3. The particulars of cruelty and desertion as given by the husband in paragraphs 4 to 8 of his petition may be recapitulated here. The wife was suffering from fibroid uterine tumour even prior to the marriage, but this fact was concealed by her and by her parents from him. He discovered this fact after the marriage. Her brothers came to Kota to take her from there to her parents house at Delhi. He allowed her to go on her representation that she would like to spend a few days at her parents house and utilize the opportunity for consultations with medical specialists regarding fibroid uterine tumour. She went to Delhi on May 17, 1974. He wrote her many letters thereafter requesting her to come back to him. He informed her well in advance about an operation on him for hernia on August 18, 1974. He sent telegrams requesting her to be by his bedside at that time. She ignored all his requests and continued to stay on in Delhi. His father died on March 13, 1975. His mother died subsequently on December 14, 1975. She did not come and join him even in his days of grief. Efforts were made by the matrimonial court during the trial of the previous petition for reconciliation. She refused to return to the matrimonial home with the result that the said efforts failed. He complained that she had throughout been adamant because she is determined to ruin the marriage bliss,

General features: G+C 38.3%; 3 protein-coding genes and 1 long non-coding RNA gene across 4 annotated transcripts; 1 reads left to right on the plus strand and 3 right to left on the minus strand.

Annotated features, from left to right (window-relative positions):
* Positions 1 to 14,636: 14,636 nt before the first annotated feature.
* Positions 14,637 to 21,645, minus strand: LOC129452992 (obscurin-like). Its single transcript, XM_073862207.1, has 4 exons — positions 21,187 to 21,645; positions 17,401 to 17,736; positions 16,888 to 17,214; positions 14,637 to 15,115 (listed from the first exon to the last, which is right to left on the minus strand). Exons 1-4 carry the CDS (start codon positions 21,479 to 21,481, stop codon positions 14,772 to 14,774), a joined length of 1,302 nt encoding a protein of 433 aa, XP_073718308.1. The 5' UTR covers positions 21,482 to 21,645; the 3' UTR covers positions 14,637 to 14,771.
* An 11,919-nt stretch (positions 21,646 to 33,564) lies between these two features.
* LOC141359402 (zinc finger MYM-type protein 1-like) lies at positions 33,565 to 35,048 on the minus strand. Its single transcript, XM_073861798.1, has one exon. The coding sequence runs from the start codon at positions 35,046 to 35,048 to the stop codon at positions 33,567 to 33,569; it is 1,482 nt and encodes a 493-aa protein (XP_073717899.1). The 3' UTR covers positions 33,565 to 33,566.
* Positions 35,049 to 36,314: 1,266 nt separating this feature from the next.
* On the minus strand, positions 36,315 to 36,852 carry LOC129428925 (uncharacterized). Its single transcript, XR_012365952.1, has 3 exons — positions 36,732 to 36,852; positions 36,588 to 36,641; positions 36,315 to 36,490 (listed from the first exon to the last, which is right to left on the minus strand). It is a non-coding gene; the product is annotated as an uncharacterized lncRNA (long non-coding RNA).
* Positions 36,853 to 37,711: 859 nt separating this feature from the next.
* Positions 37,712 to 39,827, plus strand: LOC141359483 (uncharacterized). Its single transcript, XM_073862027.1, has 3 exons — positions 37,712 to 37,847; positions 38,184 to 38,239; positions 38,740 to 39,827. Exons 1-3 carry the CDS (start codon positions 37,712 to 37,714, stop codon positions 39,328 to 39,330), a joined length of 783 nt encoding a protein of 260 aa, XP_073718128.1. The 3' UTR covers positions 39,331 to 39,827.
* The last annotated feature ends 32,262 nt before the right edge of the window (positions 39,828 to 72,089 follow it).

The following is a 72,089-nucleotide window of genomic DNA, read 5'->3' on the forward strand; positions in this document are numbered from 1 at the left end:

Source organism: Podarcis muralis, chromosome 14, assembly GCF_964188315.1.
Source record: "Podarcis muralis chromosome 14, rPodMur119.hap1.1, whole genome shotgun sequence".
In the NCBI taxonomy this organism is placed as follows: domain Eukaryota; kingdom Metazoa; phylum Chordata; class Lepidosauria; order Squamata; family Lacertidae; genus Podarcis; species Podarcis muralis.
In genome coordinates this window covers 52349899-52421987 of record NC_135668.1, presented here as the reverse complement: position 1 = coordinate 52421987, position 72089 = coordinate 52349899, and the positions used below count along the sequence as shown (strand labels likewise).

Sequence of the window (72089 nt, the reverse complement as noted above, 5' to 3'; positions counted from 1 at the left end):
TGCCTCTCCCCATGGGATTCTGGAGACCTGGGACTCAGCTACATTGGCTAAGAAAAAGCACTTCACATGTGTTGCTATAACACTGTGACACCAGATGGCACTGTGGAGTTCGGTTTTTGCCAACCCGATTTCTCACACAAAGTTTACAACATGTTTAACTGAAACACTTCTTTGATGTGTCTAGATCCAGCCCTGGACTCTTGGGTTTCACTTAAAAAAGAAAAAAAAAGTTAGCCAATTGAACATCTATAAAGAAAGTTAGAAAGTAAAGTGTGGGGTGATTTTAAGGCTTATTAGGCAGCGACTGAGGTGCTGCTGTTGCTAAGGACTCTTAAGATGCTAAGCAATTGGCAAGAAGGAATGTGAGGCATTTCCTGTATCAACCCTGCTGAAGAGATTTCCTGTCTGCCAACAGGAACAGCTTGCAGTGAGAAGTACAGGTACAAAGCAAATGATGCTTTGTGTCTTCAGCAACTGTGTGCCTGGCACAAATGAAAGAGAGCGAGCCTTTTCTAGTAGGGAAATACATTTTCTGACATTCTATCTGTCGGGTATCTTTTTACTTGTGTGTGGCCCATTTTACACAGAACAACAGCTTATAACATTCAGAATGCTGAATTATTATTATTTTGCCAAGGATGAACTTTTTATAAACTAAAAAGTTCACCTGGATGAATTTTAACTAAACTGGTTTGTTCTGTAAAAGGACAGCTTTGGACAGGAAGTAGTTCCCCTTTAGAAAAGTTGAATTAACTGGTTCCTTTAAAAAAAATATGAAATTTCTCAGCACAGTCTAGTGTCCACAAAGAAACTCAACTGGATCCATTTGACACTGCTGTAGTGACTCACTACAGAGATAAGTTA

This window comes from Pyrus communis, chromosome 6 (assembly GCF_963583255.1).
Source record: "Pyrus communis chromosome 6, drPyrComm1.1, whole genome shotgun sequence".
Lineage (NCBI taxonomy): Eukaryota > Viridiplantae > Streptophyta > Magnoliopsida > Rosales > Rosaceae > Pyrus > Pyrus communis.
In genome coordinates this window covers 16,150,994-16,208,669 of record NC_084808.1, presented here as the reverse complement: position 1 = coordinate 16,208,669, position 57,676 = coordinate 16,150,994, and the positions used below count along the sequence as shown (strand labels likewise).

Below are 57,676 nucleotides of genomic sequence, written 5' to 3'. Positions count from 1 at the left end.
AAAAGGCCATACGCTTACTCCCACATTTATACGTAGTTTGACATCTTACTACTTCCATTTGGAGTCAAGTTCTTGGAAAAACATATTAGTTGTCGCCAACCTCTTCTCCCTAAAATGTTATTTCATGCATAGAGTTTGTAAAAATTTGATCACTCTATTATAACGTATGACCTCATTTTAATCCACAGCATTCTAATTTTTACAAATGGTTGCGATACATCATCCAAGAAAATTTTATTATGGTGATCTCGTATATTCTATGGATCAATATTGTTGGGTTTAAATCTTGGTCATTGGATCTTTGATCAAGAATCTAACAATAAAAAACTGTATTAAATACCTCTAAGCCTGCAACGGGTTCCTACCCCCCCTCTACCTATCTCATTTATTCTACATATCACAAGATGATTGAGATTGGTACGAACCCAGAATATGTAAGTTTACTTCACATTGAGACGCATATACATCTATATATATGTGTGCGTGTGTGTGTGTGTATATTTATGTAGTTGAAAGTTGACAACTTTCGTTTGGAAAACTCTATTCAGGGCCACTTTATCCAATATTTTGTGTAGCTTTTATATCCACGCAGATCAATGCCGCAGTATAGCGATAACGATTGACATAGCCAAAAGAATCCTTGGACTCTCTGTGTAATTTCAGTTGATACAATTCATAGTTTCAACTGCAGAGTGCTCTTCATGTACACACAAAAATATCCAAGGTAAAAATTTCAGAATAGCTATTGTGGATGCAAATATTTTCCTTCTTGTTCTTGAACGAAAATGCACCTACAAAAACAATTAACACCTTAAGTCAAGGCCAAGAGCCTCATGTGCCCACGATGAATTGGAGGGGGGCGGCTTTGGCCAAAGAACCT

4. The wife contested the petition and filed a written statement in answer to it. She denied the allegations of cruelty and desertion made against her. She denied that she and her parents had any knowledge before her marriage that she had been suffering from fibroid uterine tumour. She averred in this connection that it was only after the marriage that the petitioner who is an experienced medical practitioner discovered that she was suffering from this growth and that it needed treatment and surgery. According to the wife, the petitioner himself sent her to Delhi for treatment, Riving her two letters addressed to the Medical Superintendent. All India Institute of Medical Sciences, New Delhi, requesting him to arrange to have a thorough medical check-up of the respondent and give her necessary treatment including surgery, if necessary. She complained that after the discovery of this growth in her uterus, the husband began to mistreat her and that his subsequent conduct revealed to her in retrospect that he had been acting in a pre-planned and calculated manner to get rid of her and to create fake grounds for getting the marriage dissolved. She averred in this context that when the medical investigation at Delhi indicated the need for her of surgery, he suddenly brought up the question of his own operation for hernia at Kota and wrote to her asking her to return to him at Kota immediately. She complained that, while he was asking her to return to Kota without waiting for her operation at Delhi, he simultaneously kept accusing her of unchaslity and those moral character. He also filed a petition for restitution of conjugal rights against her on Oct. 3, 1974. She was operated for removal of the tumour from her uterus on March 13, 1975. She admitted that she had come to know about the death on March 13, 1975, of his father. She also learnt about the death of his mother on Dec. 14, 1975. She however explained that taking into consideration the facts that he had been making false allegations against her moral character, that he had already filed a petition for restitution of conjugal rights against her and that she had been advised surgery for removal of her uterine tumour, she could not possibly return to Kota for his operation for hernia and for condolences on the sad demise of his parents. She repeated that after having himself sent her to Delhi for treatment and removed of the fibroid uterine tumour and thereafter making false accusations against her moral character, he could not reasonably expect her to return to Kota to be present at the time of his operation for hernia and subsequently at the obsequies on the death of his parents. She denied that she had withdrawn from his society without reasonable excuse. She also denied that she had deserted him for two years before the presentation of the petition. She complained that he had himself created the situation which had compelled her to stay away from him during that period. She accused him or having created the said situation with a view to obtaining a decree of divorce against her. She pleaded that the petition for divorce is not maintainable during the pendency of the petition for restitution of conjugal rights.